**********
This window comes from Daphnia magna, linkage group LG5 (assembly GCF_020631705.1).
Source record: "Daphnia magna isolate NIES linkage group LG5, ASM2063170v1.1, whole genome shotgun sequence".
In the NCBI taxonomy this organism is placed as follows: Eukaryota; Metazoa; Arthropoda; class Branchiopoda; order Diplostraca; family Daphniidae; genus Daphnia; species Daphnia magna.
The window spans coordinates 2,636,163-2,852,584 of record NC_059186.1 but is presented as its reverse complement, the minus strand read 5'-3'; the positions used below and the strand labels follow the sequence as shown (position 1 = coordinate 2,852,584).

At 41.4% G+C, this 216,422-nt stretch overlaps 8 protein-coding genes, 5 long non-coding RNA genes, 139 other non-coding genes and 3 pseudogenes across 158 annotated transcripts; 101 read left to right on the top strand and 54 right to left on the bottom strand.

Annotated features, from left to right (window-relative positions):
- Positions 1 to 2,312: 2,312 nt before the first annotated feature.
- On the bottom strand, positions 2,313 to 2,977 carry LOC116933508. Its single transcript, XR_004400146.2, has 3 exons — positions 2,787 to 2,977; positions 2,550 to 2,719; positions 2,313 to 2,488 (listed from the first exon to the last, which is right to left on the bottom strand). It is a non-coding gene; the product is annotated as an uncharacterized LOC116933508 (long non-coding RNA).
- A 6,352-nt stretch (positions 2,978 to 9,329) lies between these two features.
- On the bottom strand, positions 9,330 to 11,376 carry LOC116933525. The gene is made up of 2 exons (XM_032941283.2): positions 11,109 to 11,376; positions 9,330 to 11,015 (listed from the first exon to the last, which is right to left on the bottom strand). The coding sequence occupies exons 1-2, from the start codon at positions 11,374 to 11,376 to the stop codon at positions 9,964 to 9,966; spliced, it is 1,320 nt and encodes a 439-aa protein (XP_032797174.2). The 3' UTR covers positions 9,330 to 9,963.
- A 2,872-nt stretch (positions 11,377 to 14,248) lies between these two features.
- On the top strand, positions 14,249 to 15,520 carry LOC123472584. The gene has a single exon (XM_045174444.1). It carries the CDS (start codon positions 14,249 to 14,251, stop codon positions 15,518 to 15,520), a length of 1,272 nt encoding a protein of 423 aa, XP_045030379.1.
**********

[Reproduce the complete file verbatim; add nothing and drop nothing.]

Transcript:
This window comes from Daphnia magna, linkage group LG5 (assembly GCF_020631705.1).
Source record: "Daphnia magna isolate NIES linkage group LG5, ASM2063170v1.1, whole genome shotgun sequence".
In the NCBI taxonomy this organism is placed as follows: Eukaryota; Metazoa; Arthropoda; class Branchiopoda; order Diplostraca; family Daphniidae; genus Daphnia; species Daphnia magna.
The window spans coordinates 2,636,163-2,852,584 of record NC_059186.1 but is presented as its reverse complement, the minus strand read 5'-3'; the positions used below and the strand labels follow the sequence as shown (position 1 = coordinate 2,852,584).

At 41.4% G+C, this 216,422-nt stretch overlaps 8 protein-coding genes, 5 long non-coding RNA genes, 139 other non-coding genes and 3 pseudogenes across 158 annotated transcripts; 101 read left to right on the top strand and 54 right to left on the bottom strand.

Annotated features, from left to right (window-relative positions):
- Positions 1 to 2,312: 2,312 nt before the first annotated feature.
- On the bottom strand, positions 2,313 to 2,977 carry LOC116933508. Its single transcript, XR_004400146.2, has 3 exons — positions 2,787 to 2,977; positions 2,550 to 2,719; positions 2,313 to 2,488 (listed from the first exon to the last, which is right to left on the bottom strand). It is a non-coding gene; the product is annotated as an uncharacterized LOC116933508 (long non-coding RNA).
- A 6,352-nt stretch (positions 2,978 to 9,329) lies between these two features.
- On the bottom strand, positions 9,330 to 11,376 carry LOC116933525. The gene is made up of 2 exons (XM_032941283.2): positions 11,109 to 11,376; positions 9,330 to 11,015 (listed from the first exon to the last, which is right to left on the bottom strand). The coding sequence occupies exons 1-2, from the start codon at positions 11,374 to 11,376 to the stop codon at positions 9,964 to 9,966; spliced, it is 1,320 nt and encodes a 439-aa protein (XP_032797174.2). The 3' UTR covers positions 9,330 to 9,963.
- A 2,872-nt stretch (positions 11,377 to 14,248) lies between these two features.
- On the top strand, positions 14,249 to 15,520 carry LOC123472584. The gene has a single exon (XM_045174444.1). It carries the CDS (start codon positions 14,249 to 14,251, stop codon positions 15,518 to 15,520), a length of 1,272 nt encoding a protein of 423 aa, XP_045030379.1.